Landing in Iceland by Oscar Wergeland, 1909
Who would expect that a winning poem in the category of body/body parts would reference the ancient Vikings? But here are the Vikings, living again, so to speak, in Guy Thorvaldsen’s poem. Maybe, considering his Scandinavian name, I should not have been so surprised.
Off my Chest
In the basement,
I belly up to the air conditioner,
hump it up two flights for the renters.
With each step, my chest groans
like the hull of a Viking ship
in the North Atlantic.
But the Vikings were smart,
their clinker-built ships
designed to yield and give,
not fight, the waves.
My ribs give
little these days,
old knots twist my interstitial gristle,
popping and creaking
like worn oarlocks,
residuals of a life in motion–
clambering up eighty-foot high pines,
diving full-out on the soccer pitch,
and then to work–
decades of pounding in kegs of nails,
lifting stud walls, shouldering
the dead weight of steel girders.
All this noticed
as I lie down for the night,
cough and hack out the day’s dust,
ancient shards of fiberglass insulation.
My wife and I lean
against each other, feel
our traveled hearts and lungs rattling
in their boney cages,
still itching to know each other better,
get even closer,
listening like children,
for signs of the new land.
~ Guy Thorvaldsen
About this poem, the judge, Kate Hutchinson, said: “The speaker provides a clear-eyed and poignant look at his aging body through the masterful use of an extended metaphor – a Viking ship. In stanza 2 we come to understand all the ways the man’s body, like an ancient wooden ship, has been lashed and worn over the years. This is a body that has seen hard work through decades of carpentry – and we are given a condensed list of all that has entailed, the ‘pounding,’ ‘lifting,’ and ‘shouldering’ hardware and lumber and steel beams. Uses of effective alliteration and assonance add to the poem’s tone, such as in the line, ‘old knots twist my interstitial gristle.’ The final stanza works beautifully to bring closure to another hard day of physical labor – and to the poem – with a glimpse of the speaker finding rest at last, with his wife, still harboring a childlike wonder at what tomorrow will bring, as they lie in bed listening ‘like Vikings’.”
Second Place goes to "Vigil."
I held my father's hands
while he died.
By the thumb, wide faded reminder
of the axe at seventeen.
Crooked finger, broken by the mower.
Myriad silver scars.
Calluses softened now.
Fingers that routinely hit
two computer keys,
drummed the table when impatient,
Knuckles aged boney,
veins dark and visible.
At ninety-eight, the vellum skin
Hands that skinned deer, built houses,
crimped pie crust.
his firm grasp warm in mine.
When a thousand stars exploded,
he squinted hard,
and let me go.
~ Peggy Trojan
“Vigil” was first published in All That Matters in 2018.
Hutchinson explained her selection of “Vigil” as a winning poem: “In this short poem, the speaker lovingly describes for us the final moment with his or her father, using a description of the father’s hands to catalog his life. In a list of carefully crafted phrases, we come to know much about this 98-year-old man whose large and now blotchy hands once wielded an axe, hit computer keys, built houses, and made pies. The ‘myriad silver scars’ on his hands, noted in stanza one, find an intriguing echo in stanza two, at the moment of death ‘[w]hen a thousand stars exploded.’ The poem’s ending line will resonate with many of us who have lost a parent, when we realize we are now utterly on our own.”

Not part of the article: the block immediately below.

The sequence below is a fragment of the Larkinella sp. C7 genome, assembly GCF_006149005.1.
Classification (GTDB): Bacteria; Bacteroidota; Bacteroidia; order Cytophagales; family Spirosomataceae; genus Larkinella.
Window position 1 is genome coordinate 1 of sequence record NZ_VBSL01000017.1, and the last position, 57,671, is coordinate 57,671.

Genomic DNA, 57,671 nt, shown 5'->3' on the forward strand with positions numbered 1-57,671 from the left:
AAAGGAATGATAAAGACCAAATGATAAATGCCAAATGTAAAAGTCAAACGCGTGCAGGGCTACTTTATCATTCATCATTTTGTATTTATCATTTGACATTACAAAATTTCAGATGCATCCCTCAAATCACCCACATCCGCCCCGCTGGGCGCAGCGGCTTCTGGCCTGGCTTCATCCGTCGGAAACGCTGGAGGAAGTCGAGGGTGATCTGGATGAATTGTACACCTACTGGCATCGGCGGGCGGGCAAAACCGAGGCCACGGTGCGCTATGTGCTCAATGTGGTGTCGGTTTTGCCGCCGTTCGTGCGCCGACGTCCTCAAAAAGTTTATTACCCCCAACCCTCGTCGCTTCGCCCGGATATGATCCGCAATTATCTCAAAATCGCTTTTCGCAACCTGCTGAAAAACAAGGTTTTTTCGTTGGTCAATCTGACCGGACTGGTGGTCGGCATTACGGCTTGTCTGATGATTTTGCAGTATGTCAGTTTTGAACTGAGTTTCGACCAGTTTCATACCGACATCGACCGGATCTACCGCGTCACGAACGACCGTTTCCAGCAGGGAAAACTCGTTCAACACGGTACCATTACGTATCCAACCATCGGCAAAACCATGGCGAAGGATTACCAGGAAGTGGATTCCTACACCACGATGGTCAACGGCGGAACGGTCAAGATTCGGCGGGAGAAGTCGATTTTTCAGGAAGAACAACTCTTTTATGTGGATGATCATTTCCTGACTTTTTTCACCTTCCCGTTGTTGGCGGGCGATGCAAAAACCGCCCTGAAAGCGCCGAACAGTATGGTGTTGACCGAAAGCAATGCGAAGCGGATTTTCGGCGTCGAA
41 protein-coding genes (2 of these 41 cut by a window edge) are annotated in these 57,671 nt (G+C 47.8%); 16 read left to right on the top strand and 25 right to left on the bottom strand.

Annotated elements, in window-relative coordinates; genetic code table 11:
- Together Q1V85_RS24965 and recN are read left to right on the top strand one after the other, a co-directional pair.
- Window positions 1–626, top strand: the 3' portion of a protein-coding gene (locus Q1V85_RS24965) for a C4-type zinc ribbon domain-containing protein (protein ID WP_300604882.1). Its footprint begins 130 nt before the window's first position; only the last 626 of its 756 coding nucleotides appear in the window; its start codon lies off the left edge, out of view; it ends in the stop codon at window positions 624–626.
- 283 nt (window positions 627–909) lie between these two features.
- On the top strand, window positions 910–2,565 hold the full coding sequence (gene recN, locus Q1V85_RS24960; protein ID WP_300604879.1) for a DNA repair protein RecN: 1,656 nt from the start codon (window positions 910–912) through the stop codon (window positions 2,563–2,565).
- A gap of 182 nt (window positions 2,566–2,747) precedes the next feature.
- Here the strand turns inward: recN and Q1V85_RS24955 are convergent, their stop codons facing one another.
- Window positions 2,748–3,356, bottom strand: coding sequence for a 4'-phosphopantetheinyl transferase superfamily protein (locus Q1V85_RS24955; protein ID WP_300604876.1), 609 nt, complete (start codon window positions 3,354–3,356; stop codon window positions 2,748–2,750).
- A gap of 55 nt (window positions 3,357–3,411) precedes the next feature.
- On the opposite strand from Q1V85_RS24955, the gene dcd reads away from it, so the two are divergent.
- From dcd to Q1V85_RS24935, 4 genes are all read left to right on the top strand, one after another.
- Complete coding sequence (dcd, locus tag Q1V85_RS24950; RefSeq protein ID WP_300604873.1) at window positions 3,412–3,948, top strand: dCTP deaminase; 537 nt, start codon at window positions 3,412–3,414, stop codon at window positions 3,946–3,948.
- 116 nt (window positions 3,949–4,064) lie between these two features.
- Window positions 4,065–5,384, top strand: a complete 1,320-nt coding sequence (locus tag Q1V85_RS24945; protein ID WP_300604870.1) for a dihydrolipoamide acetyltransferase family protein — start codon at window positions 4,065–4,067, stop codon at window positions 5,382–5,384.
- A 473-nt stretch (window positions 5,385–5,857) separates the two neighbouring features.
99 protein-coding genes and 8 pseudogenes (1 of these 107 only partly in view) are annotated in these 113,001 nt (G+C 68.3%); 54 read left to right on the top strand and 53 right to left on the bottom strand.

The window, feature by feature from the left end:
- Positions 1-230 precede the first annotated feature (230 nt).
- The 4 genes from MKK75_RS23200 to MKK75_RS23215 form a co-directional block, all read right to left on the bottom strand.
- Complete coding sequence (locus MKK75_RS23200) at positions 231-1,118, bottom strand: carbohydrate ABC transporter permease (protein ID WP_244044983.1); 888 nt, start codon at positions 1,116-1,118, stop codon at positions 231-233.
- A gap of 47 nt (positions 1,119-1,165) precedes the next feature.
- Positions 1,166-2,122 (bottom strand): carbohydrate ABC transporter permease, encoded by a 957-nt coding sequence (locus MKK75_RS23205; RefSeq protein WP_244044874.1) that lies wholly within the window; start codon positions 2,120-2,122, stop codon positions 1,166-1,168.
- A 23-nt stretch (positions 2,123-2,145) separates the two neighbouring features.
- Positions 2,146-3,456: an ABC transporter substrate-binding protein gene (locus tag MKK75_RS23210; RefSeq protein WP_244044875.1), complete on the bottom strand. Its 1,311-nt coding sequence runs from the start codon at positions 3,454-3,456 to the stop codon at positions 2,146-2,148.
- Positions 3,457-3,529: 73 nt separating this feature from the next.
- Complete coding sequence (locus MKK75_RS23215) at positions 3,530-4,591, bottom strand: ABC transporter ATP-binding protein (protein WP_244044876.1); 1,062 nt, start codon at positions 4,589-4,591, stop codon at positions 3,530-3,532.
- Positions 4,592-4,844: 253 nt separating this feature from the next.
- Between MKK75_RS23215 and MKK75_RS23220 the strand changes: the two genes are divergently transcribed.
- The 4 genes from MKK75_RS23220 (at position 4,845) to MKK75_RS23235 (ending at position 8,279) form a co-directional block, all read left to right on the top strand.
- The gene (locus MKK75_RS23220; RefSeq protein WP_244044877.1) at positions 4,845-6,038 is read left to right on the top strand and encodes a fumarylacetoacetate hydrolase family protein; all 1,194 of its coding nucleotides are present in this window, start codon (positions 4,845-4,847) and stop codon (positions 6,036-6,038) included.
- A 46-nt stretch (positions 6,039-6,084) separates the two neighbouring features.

Although not published here, we want to give a shout-out to Karen Havholm, who received an Honorable Mention, for “After Shoulder Surgery.”
Winning poets retain copyright to their own poems.
Congratulations to the winning poets, and thanks to the judge, and to everyone who sent a poem this month.
Happy National Poetry Month!
Check for a new challenge on May 1.
Kate Hutchinson recently retired from a 34-year career of teaching high school English in Chicago's northwest suburbs. Her poetry and personal essays have appeared in dozens of publications and won numerous awards, both regional and national, as well as three Pushcart Prize nominations. Her latest collection of poems, A Matter of Dark Matter, was released in 2022 by Kelsay Books; her previous two books include Map Making: Poems of Land and Identity (2015, THEAQ Press) and The Gray Limbo of Perhaps (Finishing Line Press, 2012). Kate is active with several local poetry organizations, including serving as contest chair for Chicagoland Poets & Patrons and as assistant editor for the literary arts journal East on Central in Highland Park. To find more of her work and information about her new book, visit: https://poetkatehutchinson.wordpress.com/
Guy Thorvaldsen’s poetry has appeared in, among others, Alligator Juniper, Forge, Magma 69, Zone 3, and Poet Lore. His first full-length book, Going to Miss Myself When I’m Gone came out in October 2017 through Aldrich Press. He is a journeyman carpenter, English Instructor, and contributing poet/essayist for community radio.
Peggy Trojan, age eighty-nine, published her first poem when she was seventy-seven. Her recent release, River, won second in the Wisconsin Fellowship of Poets Chapbook contest in 2021. It also won an award of Outstanding Achievement from the Wisconsin Library Association. Her new release is a collection about her father, titled PA. She is the author of two full collections and five chapbooks. Her books are available on Amazon.
© Wilda Morris